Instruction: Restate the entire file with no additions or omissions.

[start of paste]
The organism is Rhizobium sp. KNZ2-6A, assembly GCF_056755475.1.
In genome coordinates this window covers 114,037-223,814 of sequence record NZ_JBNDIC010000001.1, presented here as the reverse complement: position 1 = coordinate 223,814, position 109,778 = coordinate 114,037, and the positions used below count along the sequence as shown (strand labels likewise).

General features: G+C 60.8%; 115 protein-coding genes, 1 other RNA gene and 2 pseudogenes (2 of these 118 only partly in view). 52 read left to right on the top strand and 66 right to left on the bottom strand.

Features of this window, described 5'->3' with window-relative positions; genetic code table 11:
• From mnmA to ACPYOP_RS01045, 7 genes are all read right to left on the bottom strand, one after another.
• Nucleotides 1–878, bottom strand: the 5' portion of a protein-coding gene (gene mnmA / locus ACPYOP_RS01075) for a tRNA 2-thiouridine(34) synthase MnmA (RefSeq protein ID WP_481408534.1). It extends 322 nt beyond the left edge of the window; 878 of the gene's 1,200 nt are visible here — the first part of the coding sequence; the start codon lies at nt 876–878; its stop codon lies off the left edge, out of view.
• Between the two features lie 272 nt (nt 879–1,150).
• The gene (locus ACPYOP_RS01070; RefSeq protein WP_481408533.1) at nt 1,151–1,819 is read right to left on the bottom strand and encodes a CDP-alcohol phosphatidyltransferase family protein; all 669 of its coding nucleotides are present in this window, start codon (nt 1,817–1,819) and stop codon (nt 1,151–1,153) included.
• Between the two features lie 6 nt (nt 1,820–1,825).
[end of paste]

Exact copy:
The organism is Rhizobium sp. KNZ2-6A, assembly GCF_056755475.1.
In genome coordinates this window covers 114,037-223,814 of sequence record NZ_JBNDIC010000001.1, presented here as the reverse complement: position 1 = coordinate 223,814, position 109,778 = coordinate 114,037, and the positions used below count along the sequence as shown (strand labels likewise).

General features: G+C 60.8%; 115 protein-coding genes, 1 other RNA gene and 2 pseudogenes (2 of these 118 only partly in view). 52 read left to right on the top strand and 66 right to left on the bottom strand.

Features of this window, described 5'->3' with window-relative positions; genetic code table 11:
• From mnmA to ACPYOP_RS01045, 7 genes are all read right to left on the bottom strand, one after another.
• Nucleotides 1–878, bottom strand: the 5' portion of a protein-coding gene (gene mnmA / locus ACPYOP_RS01075) for a tRNA 2-thiouridine(34) synthase MnmA (RefSeq protein ID WP_481408534.1). It extends 322 nt beyond the left edge of the window; 878 of the gene's 1,200 nt are visible here — the first part of the coding sequence; the start codon lies at nt 876–878; its stop codon lies off the left edge, out of view.
• Between the two features lie 272 nt (nt 879–1,150).
• The gene (locus ACPYOP_RS01070; RefSeq protein WP_481408533.1) at nt 1,151–1,819 is read right to left on the bottom strand and encodes a CDP-alcohol phosphatidyltransferase family protein; all 669 of its coding nucleotides are present in this window, start codon (nt 1,817–1,819) and stop codon (nt 1,151–1,153) included.
• Between the two features lie 6 nt (nt 1,820–1,825).